It is good to sometimes go, travel alone, find myself in extended solitude that asks me to face an empty hand, a quiet bed, a table for one and no one to pour the tea.
This solitude opens me, jigs my mind, shakes things from the far side of my limbs, gives me permission to think things I may not ordinarily think. In short, though I rarely welcome my leavings at the entrance side, I generally come babbling out the exit experience... reshaped, renewed and full of imaginings.
Going to Calvin was no different.
For the next week, I'll share the journey as I remember it, or as I was careful enough to write down along the way. To start, I'll give you this five-line poem that I found at Chicago O'Hare. It was just there, waiting to express what it feels like when life seems predictable and all wrapped up and figured out... only to be turned on its head, opened and directed towards possibility. The poem is called "Belle Nanon", which has a bit of French history behind it, but which is more simply a kind of pink rose.
at this late hour,
that I should begin to
blush, surge, open
to young dew.
Later, on the plane, I found another poem, after the woman next to me shut the window shade so I could take a picture of the tray table. I'm sure she was wondering if I was suffering from a lack of lunch. I tried to explain that I wanted the picture to illustrate something I was thinking of writing.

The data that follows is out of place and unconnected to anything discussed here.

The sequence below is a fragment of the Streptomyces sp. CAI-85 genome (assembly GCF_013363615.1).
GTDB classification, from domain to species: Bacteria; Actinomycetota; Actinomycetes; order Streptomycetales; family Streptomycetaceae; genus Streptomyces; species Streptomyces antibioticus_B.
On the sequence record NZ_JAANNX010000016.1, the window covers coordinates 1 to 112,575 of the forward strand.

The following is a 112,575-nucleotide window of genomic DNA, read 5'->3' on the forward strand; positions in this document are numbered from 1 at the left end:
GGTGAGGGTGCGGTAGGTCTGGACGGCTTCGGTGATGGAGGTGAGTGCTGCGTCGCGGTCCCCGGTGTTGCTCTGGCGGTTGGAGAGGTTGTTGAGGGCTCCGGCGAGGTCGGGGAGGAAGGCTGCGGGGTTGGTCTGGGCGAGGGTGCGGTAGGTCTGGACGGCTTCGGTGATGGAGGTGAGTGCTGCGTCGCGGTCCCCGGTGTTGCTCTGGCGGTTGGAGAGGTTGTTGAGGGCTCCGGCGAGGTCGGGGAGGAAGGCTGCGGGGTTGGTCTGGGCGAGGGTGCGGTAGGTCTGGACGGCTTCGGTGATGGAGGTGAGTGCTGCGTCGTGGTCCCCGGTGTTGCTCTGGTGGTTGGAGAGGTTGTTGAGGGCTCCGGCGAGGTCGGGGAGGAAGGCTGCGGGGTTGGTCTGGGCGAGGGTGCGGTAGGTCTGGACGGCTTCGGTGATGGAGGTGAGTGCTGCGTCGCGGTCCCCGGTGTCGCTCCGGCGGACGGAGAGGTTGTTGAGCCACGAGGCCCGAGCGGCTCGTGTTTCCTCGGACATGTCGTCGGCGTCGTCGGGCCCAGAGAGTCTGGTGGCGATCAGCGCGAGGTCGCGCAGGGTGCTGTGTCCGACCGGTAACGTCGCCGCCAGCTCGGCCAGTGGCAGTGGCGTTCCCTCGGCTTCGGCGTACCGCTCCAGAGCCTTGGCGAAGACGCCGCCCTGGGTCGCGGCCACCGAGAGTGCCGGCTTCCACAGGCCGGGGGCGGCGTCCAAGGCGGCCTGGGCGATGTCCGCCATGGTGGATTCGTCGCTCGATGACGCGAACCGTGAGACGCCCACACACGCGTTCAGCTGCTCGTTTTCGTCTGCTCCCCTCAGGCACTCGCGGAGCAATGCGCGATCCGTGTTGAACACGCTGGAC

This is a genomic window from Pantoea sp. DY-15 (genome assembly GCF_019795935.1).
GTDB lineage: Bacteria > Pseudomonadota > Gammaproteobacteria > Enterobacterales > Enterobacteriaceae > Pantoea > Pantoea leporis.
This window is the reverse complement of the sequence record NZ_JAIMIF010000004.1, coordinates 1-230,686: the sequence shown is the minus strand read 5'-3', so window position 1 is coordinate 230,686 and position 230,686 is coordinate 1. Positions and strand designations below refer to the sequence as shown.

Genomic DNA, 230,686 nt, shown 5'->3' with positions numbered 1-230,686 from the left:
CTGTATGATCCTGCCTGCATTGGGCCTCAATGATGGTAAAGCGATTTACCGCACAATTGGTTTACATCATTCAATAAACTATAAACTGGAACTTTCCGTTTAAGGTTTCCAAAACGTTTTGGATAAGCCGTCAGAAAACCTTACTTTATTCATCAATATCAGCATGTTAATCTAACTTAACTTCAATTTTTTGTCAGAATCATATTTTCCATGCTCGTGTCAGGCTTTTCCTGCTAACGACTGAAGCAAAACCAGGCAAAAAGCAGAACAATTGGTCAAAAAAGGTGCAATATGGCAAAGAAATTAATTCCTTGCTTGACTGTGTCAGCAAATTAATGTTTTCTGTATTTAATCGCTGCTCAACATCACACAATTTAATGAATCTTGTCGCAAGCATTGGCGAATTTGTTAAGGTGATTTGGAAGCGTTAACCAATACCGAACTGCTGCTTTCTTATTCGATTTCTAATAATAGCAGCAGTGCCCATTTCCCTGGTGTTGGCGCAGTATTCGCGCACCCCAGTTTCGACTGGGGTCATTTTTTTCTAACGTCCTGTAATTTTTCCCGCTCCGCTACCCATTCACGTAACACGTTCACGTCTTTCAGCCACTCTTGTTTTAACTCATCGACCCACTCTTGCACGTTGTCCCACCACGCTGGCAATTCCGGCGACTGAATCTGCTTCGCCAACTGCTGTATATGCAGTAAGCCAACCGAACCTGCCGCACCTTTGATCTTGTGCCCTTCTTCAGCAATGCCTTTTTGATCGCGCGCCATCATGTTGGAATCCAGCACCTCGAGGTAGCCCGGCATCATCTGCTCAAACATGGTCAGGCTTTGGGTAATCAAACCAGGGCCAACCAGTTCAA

Then the poem, which is not what I was thinking of writing, presented itself. Here it is...
Fasten seatbelt while seated, not while
kneeling yawning chatting spitting kissing
standing or (God forbid) walking to the lavatory.
If you fail to secure yourself and experience
unexpected turbulence, you can always use
your bottom cushion for flotation device.
That's it. Two little appetizer poems. Tomorrow I'll share some that I found when I got to my hotel and walked across the street to eat alone at the Red Sun Buffet.
Tray Table photo by L.L. Barkat.